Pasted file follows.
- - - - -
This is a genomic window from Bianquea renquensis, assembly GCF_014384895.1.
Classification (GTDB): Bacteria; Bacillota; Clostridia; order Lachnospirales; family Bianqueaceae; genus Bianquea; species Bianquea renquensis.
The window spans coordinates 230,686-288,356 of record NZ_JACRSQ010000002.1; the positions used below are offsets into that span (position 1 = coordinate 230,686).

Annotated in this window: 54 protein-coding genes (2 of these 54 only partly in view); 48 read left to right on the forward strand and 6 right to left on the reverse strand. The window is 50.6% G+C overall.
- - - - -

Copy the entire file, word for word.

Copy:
This is a genomic window from Bianquea renquensis, assembly GCF_014384895.1.
Classification (GTDB): Bacteria; Bacillota; Clostridia; order Lachnospirales; family Bianqueaceae; genus Bianquea; species Bianquea renquensis.
The window spans coordinates 230,686-288,356 of record NZ_JACRSQ010000002.1; the positions used below are offsets into that span (position 1 = coordinate 230,686).

Annotated in this window: 54 protein-coding genes (2 of these 54 only partly in view); 48 read left to right on the forward strand and 6 right to left on the reverse strand. The window is 50.6% G+C overall.